The ZMP provides severely restricted midwifery care by UK standards. Moreover, midwives cannot get contracts with the national insurance company, and women have to pay for this restricted version of midwifery care.

The number of registered midwives in Bulgaria is 5897. The majority of midwives are at a retirement age, average age of midwives is 52 years. A  large number leave the country for other places where they can practise autonomously and have opportunities for professional growth. The vast majority work in 2 places, having at least 2 jobs.

This is midwifery crisis as midwives are leaving, and many will come to a retirement age within the next 10 years. Because of this, action needs to be taken to make the profession attractive for midwives, so they want to stay and work in Bulgaria, and for midwives from other countries to want to work in Bulgaria, too. 

In the photograph below, Tracey attempts to influence decision making about the issues surrounding maternity care in Bulgaria, with the WHO, the British Embassy, the union and midwifery leaders, birth activists, women and their families at a Round Table meeting. The obstetricians union and the Department of Health were also invited, but did not attend. 

Tracey found during her short visit the following issues:

  • Pregnancy and birth viewed by current care providers as risky and a medical event for all women and not a normal life event.
  • Reliance on technology and not on midwifery care and relationship based skills - many interventions performed unnecessarily for no clinical reason:

 - during pregnancy - medication, scanning
 - during birth - enema, shave, fundal pressure, routine use of oxytocin and episiotomy.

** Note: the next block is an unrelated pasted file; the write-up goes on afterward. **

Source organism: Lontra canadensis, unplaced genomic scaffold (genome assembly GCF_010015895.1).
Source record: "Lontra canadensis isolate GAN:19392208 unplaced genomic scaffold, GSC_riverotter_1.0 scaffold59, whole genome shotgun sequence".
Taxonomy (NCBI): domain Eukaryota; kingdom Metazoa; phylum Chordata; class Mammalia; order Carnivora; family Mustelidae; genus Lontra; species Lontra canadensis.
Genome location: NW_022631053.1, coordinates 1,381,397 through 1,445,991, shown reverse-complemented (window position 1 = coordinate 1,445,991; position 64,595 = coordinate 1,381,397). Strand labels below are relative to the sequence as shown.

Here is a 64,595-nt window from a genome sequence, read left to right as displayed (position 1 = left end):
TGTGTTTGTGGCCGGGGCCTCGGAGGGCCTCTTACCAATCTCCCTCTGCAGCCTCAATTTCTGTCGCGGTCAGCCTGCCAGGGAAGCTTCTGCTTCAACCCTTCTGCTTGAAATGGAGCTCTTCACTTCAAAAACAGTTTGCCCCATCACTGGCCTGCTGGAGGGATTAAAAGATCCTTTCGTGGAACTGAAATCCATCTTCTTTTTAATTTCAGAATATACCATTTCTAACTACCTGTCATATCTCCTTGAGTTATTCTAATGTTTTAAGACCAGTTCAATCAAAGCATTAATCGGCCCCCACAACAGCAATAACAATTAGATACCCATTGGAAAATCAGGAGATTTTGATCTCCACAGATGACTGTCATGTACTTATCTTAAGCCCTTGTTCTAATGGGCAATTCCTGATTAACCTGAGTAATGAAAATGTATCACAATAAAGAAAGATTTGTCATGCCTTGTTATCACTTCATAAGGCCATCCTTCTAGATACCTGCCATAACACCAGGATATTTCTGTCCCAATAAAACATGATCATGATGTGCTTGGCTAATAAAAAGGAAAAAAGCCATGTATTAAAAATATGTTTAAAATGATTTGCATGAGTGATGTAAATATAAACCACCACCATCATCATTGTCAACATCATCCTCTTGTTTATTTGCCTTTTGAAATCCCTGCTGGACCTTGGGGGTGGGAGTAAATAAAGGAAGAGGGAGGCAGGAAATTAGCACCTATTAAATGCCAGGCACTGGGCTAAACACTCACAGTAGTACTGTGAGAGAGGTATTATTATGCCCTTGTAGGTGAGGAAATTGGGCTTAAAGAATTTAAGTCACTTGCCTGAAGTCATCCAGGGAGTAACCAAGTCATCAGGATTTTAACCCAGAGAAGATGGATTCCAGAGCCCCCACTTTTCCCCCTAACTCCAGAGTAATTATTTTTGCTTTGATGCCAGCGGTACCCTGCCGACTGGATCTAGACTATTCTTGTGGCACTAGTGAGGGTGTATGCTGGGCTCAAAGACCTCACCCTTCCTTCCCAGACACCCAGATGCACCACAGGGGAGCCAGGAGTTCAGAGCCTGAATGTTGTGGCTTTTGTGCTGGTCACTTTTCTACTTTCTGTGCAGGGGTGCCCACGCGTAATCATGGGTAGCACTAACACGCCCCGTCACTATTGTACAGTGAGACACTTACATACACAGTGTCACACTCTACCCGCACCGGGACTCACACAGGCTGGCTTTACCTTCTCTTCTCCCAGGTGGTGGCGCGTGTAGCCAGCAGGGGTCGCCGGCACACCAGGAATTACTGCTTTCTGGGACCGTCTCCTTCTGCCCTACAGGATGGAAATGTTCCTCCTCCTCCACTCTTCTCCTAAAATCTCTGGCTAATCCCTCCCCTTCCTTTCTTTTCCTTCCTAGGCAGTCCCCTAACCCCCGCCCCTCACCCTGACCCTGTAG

Babies are separated from their mothers, and kept in a nursery. The mother only has access to her baby twice a day, for two 30 minute periods.  There are no guidelines for rooming in, and a three day stay following a normal birth is compulsory.

Photo: Nadezhda Chipeva

Photo: Nadezhda Chipeva

Tracey told me: 'Many women only have one child, and some I spoke to said this was because they felt they could not go through the childbirth experience again. Others were considering freebirthing at home alone, as they were too scared to go back to the hospital for birth.  Care is not based on evidence but routine, outdated practices'.

In Bulgaria, there are no unified, nationally applicable guidelines for quality midwifery care.

During antenatal care, midwives are not allowed to:
- prescribe routine urine and blood tests. This is basic care for pregnant women and midwives cannot prescribe the tests even though they are trained to do so and it is part of their competencies
- perform vaginal examinations or recognise onset and progress of labour using behavioural cues. By national law, midwives are not trained and allowed to perform vaginal examinations, which is a breach of the EU directives on midwives’ competencies;